EGU General Assembly 2022
© Author(s) 2022. This work is distributed under
the Creative Commons Attribution 4.0 License.

Uncertainties in marine ice-sheet retreat are dominated by basal melt

Tijn Berends, Lennert Stap, and Roderik van de Wal
Tijn Berends et al.
  • Utrecht University, Institute for Marine and Atmospheric Research Utrecht, Physics and Astronomy, Utrecht, Netherlands (

The loss of ice in Antarctica is dominated by the melting of floating ice shelves due to warming oceans. However, the relation between changing ocean temperatures and rates of sub-shelf melt is poorly constrained. Ice-sheet models currently employ a range of different approaches to this problem, varying in complexity from simple parameterizations based on linear temperature-melt relations to fully coupled ocean models. While several studies have compared two or more parameterisations, such efforts are complicated by the complex geometry of the Antarctic ice-sheet, as well as the uncertainty in (future) patterns of ocean circulation and atmospheric forcing.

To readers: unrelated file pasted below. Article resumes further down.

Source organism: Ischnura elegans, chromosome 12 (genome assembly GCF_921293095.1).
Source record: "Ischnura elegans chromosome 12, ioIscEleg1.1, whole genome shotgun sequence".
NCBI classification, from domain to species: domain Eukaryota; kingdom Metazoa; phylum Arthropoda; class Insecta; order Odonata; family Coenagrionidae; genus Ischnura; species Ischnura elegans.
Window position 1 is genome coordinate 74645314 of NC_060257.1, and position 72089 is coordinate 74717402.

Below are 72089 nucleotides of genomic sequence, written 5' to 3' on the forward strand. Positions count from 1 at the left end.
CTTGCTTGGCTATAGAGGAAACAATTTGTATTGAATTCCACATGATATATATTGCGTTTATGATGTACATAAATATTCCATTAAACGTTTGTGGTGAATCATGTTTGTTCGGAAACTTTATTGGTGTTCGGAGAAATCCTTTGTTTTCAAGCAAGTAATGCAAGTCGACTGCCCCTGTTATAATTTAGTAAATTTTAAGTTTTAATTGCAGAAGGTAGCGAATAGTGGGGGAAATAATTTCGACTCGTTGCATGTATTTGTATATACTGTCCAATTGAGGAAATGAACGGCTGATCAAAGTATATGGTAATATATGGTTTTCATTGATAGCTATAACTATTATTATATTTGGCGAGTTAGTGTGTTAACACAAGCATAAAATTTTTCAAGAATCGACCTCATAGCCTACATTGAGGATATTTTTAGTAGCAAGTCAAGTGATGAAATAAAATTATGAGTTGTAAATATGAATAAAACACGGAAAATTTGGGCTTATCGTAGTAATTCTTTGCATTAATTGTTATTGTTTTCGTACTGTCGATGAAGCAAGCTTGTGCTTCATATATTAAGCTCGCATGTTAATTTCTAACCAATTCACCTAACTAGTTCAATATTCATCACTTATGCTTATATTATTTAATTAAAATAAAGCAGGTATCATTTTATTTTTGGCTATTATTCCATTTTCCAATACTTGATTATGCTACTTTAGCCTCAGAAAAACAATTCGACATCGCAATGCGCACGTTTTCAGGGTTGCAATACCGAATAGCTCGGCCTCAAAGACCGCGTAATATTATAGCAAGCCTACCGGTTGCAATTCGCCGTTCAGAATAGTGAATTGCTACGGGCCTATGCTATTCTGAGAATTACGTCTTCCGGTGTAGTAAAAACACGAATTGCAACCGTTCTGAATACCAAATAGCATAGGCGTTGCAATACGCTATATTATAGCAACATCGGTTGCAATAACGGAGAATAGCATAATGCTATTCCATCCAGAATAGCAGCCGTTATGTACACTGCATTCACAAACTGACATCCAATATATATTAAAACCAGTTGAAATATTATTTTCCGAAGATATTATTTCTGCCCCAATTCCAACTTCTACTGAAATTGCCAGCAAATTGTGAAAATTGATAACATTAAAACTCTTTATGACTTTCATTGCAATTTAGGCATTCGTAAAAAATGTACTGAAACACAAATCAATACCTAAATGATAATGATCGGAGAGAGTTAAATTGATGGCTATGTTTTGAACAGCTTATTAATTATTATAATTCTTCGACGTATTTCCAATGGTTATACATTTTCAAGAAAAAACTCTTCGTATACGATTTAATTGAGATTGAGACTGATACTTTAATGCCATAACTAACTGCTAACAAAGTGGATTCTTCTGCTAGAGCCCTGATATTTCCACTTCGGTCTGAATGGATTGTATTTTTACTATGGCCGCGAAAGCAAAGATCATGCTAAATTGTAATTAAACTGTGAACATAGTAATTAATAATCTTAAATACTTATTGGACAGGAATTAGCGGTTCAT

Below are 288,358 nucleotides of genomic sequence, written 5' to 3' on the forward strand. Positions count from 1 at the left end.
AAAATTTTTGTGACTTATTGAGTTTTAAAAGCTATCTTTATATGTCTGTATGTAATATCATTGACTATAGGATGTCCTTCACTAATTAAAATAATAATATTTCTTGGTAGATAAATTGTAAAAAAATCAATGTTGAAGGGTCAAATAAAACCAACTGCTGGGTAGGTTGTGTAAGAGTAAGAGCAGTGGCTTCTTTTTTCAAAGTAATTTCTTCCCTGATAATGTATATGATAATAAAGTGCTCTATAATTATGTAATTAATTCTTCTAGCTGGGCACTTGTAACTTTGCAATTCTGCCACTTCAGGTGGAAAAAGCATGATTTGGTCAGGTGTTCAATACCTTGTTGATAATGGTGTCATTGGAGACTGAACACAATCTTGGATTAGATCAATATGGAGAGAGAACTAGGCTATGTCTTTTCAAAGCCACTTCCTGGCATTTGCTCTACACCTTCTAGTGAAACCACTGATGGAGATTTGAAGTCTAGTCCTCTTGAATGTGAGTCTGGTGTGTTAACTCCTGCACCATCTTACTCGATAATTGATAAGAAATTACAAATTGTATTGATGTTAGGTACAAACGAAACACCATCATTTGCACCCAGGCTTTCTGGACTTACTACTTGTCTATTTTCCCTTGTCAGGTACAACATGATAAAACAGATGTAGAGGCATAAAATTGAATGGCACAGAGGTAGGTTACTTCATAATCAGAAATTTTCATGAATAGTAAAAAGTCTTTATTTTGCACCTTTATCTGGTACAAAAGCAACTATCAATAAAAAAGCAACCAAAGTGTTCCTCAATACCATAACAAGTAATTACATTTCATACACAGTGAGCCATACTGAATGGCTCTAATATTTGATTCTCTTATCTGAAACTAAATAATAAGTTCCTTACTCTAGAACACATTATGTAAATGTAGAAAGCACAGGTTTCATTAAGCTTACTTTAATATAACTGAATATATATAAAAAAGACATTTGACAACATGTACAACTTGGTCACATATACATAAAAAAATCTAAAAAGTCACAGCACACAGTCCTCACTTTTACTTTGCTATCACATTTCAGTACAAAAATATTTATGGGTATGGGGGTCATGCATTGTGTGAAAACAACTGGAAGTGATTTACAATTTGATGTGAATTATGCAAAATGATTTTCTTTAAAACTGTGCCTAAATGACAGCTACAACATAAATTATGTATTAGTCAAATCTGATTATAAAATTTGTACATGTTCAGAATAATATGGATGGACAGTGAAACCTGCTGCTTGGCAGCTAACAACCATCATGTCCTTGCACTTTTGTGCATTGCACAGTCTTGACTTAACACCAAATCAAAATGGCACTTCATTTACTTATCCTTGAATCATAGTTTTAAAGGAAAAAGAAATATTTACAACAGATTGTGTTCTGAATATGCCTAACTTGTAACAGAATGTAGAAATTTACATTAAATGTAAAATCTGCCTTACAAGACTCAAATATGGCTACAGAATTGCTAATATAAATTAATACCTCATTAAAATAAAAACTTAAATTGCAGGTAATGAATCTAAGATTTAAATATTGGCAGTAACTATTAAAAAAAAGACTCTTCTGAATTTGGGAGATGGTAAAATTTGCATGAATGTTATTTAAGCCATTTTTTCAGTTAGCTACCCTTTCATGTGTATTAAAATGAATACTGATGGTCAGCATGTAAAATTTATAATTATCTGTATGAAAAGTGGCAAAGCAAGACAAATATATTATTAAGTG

The MISMIP/ISOMIP/MISOMIP family of experiments (Asay-Davis et al., 2016) provides a framework for intercomparing basal melt parameterisations in an idealized geometry, reducing the many difficulties of applying them in a realistic setting. Here, we present results of the MISOMIP1 experiment with the ice-sheet model IMAU-ICE. We show that the differences in simulated ice-sheet retreat caused by the use of different basal melt models are much larger than those arising from other model uncertainties such as the formulation of basal sliding, stress balance approximations, and model resolution. This suggests that basal melt is likely the largest source of uncertainty in future projections of Antarctic ice-sheet retreat.

How to cite: Berends, T., Stap, L., and van de Wal, R.: Uncertainties in marine ice-sheet retreat are dominated by basal melt, EGU General Assembly 2022, Vienna, Austria, 23–27 May 2022, EGU22-2364,, 2022.